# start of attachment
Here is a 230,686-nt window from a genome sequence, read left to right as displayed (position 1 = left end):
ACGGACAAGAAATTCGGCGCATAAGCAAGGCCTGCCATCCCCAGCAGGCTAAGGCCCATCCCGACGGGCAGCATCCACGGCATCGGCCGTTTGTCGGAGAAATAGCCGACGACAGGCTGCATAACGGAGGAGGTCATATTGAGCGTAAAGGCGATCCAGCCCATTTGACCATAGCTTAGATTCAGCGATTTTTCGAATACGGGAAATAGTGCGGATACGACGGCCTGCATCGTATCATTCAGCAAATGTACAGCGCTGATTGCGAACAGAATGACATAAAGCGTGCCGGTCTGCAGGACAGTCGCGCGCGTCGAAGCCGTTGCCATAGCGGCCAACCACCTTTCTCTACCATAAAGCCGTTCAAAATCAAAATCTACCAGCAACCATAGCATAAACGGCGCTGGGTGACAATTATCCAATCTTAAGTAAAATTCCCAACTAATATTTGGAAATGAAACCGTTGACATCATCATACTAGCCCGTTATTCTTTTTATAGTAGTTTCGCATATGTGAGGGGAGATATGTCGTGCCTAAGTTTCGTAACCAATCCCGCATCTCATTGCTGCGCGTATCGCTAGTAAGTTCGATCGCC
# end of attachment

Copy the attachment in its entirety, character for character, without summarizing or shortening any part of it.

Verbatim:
Here is a 230,686-nt window from a genome sequence, read left to right as displayed (position 1 = left end):
ACGGACAAGAAATTCGGCGCATAAGCAAGGCCTGCCATCCCCAGCAGGCTAAGGCCCATCCCGACGGGCAGCATCCACGGCATCGGCCGTTTGTCGGAGAAATAGCCGACGACAGGCTGCATAACGGAGGAGGTCATATTGAGCGTAAAGGCGATCCAGCCCATTTGACCATAGCTTAGATTCAGCGATTTTTCGAATACGGGAAATAGTGCGGATACGACGGCCTGCATCGTATCATTCAGCAAATGTACAGCGCTGATTGCGAACAGAATGACATAAAGCGTGCCGGTCTGCAGGACAGTCGCGCGCGTCGAAGCCGTTGCCATAGCGGCCAACCACCTTTCTCTACCATAAAGCCGTTCAAAATCAAAATCTACCAGCAACCATAGCATAAACGGCGCTGGGTGACAATTATCCAATCTTAAGTAAAATTCCCAACTAATATTTGGAAATGAAACCGTTGACATCATCATACTAGCCCGTTATTCTTTTTATAGTAGTTTCGCATATGTGAGGGGAGATATGTCGTGCCTAAGTTTCGTAACCAATCCCGCATCTCATTGCTGCGCGTATCGCTAGTAAGTTCGATCGCC